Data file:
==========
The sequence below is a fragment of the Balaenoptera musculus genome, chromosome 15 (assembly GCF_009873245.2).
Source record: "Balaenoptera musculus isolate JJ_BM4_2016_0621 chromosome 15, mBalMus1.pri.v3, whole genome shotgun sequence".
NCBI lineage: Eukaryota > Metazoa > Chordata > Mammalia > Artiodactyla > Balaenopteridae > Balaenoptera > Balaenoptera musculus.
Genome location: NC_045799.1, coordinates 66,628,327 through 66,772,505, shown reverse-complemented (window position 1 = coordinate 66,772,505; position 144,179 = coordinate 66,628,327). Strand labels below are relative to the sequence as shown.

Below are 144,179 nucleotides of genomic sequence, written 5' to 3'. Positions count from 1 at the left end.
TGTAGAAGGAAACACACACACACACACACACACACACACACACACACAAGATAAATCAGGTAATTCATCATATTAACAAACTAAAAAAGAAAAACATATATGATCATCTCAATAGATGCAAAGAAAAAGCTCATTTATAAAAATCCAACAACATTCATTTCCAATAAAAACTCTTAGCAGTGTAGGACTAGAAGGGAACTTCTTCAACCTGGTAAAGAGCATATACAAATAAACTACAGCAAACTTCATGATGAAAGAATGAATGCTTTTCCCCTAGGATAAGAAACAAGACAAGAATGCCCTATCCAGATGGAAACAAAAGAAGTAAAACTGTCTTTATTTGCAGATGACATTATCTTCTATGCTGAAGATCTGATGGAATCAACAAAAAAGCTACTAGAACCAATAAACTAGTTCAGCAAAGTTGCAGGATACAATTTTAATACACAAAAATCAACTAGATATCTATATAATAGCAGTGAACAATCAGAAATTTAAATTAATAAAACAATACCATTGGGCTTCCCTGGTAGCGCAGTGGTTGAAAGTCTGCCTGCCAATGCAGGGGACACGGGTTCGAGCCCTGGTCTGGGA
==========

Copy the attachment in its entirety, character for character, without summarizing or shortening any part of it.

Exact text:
The sequence below is a fragment of the Balaenoptera musculus genome, chromosome 15 (assembly GCF_009873245.2).
Source record: "Balaenoptera musculus isolate JJ_BM4_2016_0621 chromosome 15, mBalMus1.pri.v3, whole genome shotgun sequence".
NCBI lineage: Eukaryota > Metazoa > Chordata > Mammalia > Artiodactyla > Balaenopteridae > Balaenoptera > Balaenoptera musculus.
Genome location: NC_045799.1, coordinates 66,628,327 through 66,772,505, shown reverse-complemented (window position 1 = coordinate 66,772,505; position 144,179 = coordinate 66,628,327). Strand labels below are relative to the sequence as shown.

Below are 144,179 nucleotides of genomic sequence, written 5' to 3'. Positions count from 1 at the left end.
TGTAGAAGGAAACACACACACACACACACACACACACACACACACACAAGATAAATCAGGTAATTCATCATATTAACAAACTAAAAAAGAAAAACATATATGATCATCTCAATAGATGCAAAGAAAAAGCTCATTTATAAAAATCCAACAACATTCATTTCCAATAAAAACTCTTAGCAGTGTAGGACTAGAAGGGAACTTCTTCAACCTGGTAAAGAGCATATACAAATAAACTACAGCAAACTTCATGATGAAAGAATGAATGCTTTTCCCCTAGGATAAGAAACAAGACAAGAATGCCCTATCCAGATGGAAACAAAAGAAGTAAAACTGTCTTTATTTGCAGATGACATTATCTTCTATGCTGAAGATCTGATGGAATCAACAAAAAAGCTACTAGAACCAATAAACTAGTTCAGCAAAGTTGCAGGATACAATTTTAATACACAAAAATCAACTAGATATCTATATAATAGCAGTGAACAATCAGAAATTTAAATTAATAAAACAATACCATTGGGCTTCCCTGGTAGCGCAGTGGTTGAAAGTCTGCCTGCCAATGCAGGGGACACGGGTTCGAGCCCTGGTCTGGGA